Take a moment to glance at the graph above this piece. There, you’ll see the progress line: the company is now drawing in about 70 unique visitors via organic traffic each day. Admittedly, it may not seem like a large number at first glance. However, it’s crucial to understand that this is a very focused stream of traffic.
To boost the effectiveness of this strategy, we supplemented it with a touch of Search Engine Marketing (SEM), a tailor-made social media marketing plan, and a targeted email campaign. The result? They’re now onboarding between 10 and 15 new clients every single day. The momentum keeps building, with each passing month showing stronger numbers.
With an Average Order Value (AOV) of $2000 per month, the math is straightforward: this company is now comfortably billing close to a million dollars monthly.
And this is not a one-time peak. The numbers have remained consistent, repeating the same pattern month after month, continually yielding impressive results.
Now, let’s dive into the story of the second company.
What did we do? We created highly specialized content with a high level of sophistication in a very complex area, so the client quickly became an authority, outranking all their competitors. As a matter of fact, some competitors shared the content we created for our client!
So you may say: OK, probably a stroke of luck. But as we repeatedly say: we only believe in data, so luck is an statistical probability.
Let’s see another case.
The Content-Centric Approach: Content based marketing to the rescue
Years ago, our client embarked on a strategy that centered heavily on content creation. Although a substantial amount of material was produced during this period, a critical piece of the puzzle was missing: the user experience. Yes, results were achieved, but they were somewhat subdued, leaving room for improvement. Our client reached out to us for help, signaling the start of a new phase in their content strategy.
When we stepped in, what caught our attention was not just the sheer volume of content that was already in place, but also its level of specificity. The content repository was colossal, teeming with highly specialized information that we had seldom encountered before.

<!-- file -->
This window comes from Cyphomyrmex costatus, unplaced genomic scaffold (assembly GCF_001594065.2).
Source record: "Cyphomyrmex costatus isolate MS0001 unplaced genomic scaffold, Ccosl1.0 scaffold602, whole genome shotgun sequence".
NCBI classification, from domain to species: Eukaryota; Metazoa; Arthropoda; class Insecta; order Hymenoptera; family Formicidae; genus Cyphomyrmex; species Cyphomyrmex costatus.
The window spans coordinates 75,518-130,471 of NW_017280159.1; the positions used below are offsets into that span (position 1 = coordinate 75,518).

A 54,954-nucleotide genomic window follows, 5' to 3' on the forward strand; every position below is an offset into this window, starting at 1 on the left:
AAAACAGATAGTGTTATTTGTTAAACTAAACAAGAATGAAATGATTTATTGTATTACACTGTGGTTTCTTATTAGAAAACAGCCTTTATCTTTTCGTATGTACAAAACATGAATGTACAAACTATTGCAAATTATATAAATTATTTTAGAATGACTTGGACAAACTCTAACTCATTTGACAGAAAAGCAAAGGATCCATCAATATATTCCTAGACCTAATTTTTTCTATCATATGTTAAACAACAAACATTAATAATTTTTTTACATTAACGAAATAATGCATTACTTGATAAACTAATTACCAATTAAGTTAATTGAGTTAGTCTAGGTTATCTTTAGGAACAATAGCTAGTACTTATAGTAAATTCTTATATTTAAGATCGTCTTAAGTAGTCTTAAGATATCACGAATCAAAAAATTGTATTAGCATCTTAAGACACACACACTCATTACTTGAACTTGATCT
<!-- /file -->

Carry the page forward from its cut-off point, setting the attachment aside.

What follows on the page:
The Challenge: Chaos in the Content Kingdom
Nevertheless, beneath the impressive surface, the content environment was chaotic. The body of work lacked a discernible structure; it seemed as if content was being churned out without a concrete objective, target audience, or research-driven direction. It was a kingdom of content, yet without a clear rule. The strategy also exhibited signs of keyword cannibalization, which often happens when similar topics are covered across multiple pieces of content, diluting their SEO effectiveness.
SEO Intervention: Putting Things in Order
Our task was to introduce organization and strategic thinking into this bustling content environment. We embarked on a thorough SEO (Search Engine Optimization) restructuring process, aiming to maximize the potential of the existing content. Our efforts centered around achieving two main objectives: first, to establish a system that would prevent future keyword cannibalization, and second, to ensure that every piece of content served a distinct purpose and was tailored to a specific audience.
The Outcome: From Chaos to Coherence
Below, we will outline the transformative impact of our SEO intervention. The results speak for themselves, (if you’re too lazy to click: 600+ Google Page 1 positions when the client had only 20), indicating the power of aligning content strategy with a robust user experience focus. While we don’t promise miracles, we do believe in the potential of strategic thinking and systematic work. So, let’s explore the fruits of our labor together.
Also, technical improvements are one of the main parts of UX and SEO (aside of research). Our client’s site got from a lousy 40-ish rank to “all green” metrics. As a matter of fact: All 100. And this is for mobile!
Of course, this closed the deal to achieve those 600+ page 1 keywords. We had a lot of content that only needed to be spiced up and get some UX touches. After doing that, we solved all technical isues, and Google rewarded the client with lots of organic traffic.
Now, we don’t know how much money did this “small” change make to our client. But he’s getting 5x more organic traffic and he hired us to use the “UX magic” (his words, for us UX is the opposite to magic) to improve the conversions of his site and fix their cart abandonment rate issues. So we guess he’s pretty happy with the current results!
2023 Update: another use case
UX and SEO are here to stay. It’s a tactical advantage for any business that uses it, and a clear disadvantage for those businesses ignoring it.
Doing this is not difficult, it just requires time, patience and a firm commitment to data. If you plan to do this kind of strategy, remember: what you think is completely irrelevant unless it’s supported by data. If you can work this way and leave your subjectivity (and your surrounding’s subjectivity) aside, then you have half of the way paved. Content based marketing is not difficult, it’s basically effort, and knowledge of the area you want to work in.
Remember: you don’t need to do it all by yourself, just hire people to write or create exclusive content and focus on making business. Measure everything and adjust as needed. Rinse and repeat. It’s really as easy as that.
And keep in mind this “UX trend” (like some people calls it) is not a trend, but a scientific discipline followed by ALL the companies you admire and would like to be in their place.
Furthermore, Google already announced that in 2021 search results and rankings will be focused on User experience. If you’re not ready for that, you better start now… in a few months it will be really late!